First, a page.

A new device can produce electricity from the cool air of the evening, according to University of California Los Angeles materials scientist Aaswath Raman and Stanford University engineers Wei Li and Shanhui Fan. In a prototype they created, the device generated around 0.8 milliwatts of power, enough to keep a hearing aid working. The prototype can operate at hours when solar cells cannot, making nighttime an optimal source of renewable power, as ScienceAlert detailed:
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Using a material called a thermocouple, engineers can convert a change in temperature into a difference in voltage. This demands something relatively toasty on one side and a place for that heat energy to escape to on the other.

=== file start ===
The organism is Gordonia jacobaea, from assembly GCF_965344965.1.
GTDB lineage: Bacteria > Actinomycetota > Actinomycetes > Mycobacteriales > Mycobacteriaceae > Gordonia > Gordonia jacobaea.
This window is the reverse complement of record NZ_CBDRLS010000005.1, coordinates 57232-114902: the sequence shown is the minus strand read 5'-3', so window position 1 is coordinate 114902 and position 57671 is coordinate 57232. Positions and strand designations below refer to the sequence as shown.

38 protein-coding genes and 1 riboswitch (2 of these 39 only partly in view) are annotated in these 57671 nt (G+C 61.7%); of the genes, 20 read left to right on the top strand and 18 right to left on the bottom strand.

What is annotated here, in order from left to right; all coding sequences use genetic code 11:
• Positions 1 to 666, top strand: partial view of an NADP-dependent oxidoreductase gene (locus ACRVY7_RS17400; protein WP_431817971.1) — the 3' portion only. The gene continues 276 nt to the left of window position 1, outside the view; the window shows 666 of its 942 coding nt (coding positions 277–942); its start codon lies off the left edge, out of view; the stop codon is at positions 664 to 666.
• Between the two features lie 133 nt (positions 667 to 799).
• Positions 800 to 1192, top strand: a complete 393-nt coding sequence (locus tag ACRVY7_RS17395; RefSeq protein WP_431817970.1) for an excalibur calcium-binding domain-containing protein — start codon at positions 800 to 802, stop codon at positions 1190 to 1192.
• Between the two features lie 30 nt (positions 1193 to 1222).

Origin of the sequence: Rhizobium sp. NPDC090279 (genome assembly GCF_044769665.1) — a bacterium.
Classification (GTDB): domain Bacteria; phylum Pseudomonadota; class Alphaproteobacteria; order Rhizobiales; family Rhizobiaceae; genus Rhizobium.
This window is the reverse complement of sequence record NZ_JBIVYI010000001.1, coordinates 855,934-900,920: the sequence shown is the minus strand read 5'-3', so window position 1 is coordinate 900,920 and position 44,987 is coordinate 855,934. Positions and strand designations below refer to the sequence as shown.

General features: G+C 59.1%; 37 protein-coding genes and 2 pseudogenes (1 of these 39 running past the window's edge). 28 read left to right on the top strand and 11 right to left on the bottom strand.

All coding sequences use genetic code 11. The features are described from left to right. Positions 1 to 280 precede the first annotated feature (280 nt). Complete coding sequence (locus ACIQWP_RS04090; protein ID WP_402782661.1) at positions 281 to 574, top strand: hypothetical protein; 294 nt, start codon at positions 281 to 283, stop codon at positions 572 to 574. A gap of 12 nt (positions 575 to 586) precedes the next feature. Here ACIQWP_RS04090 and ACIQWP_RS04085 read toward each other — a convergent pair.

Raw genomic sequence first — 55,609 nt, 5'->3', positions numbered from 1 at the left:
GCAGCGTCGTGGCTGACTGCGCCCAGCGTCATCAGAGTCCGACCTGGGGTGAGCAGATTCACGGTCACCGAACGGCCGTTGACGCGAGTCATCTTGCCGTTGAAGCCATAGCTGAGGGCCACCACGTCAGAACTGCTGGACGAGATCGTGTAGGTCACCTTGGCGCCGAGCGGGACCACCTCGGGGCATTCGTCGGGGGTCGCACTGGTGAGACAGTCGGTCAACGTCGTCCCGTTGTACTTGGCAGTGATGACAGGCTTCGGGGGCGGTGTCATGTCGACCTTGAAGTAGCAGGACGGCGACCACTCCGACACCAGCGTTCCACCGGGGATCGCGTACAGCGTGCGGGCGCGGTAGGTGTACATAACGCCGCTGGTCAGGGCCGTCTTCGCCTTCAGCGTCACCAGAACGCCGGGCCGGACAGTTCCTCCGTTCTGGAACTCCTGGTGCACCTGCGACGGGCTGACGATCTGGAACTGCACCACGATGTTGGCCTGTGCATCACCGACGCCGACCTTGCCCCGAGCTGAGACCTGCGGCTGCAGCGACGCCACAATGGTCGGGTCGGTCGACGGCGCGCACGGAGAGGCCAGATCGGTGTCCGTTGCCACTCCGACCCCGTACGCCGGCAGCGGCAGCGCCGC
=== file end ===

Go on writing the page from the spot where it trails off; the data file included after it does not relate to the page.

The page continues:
They put together a cheap thermoelectric generator and linked it with a black aluminium disk to shed heat in the night air as it faced the sky. The generator was placed inside a polystyrene enclosure sealed with a window transparent to infrared light, and linked to a single tiny LED.
For six hours one evening, the box was left to cool on a roof-top in Stanford as the temperature fell just below freezing. As the heat flowed from the ground into the sky, the small generator produced just enough current to make the light flicker to life.
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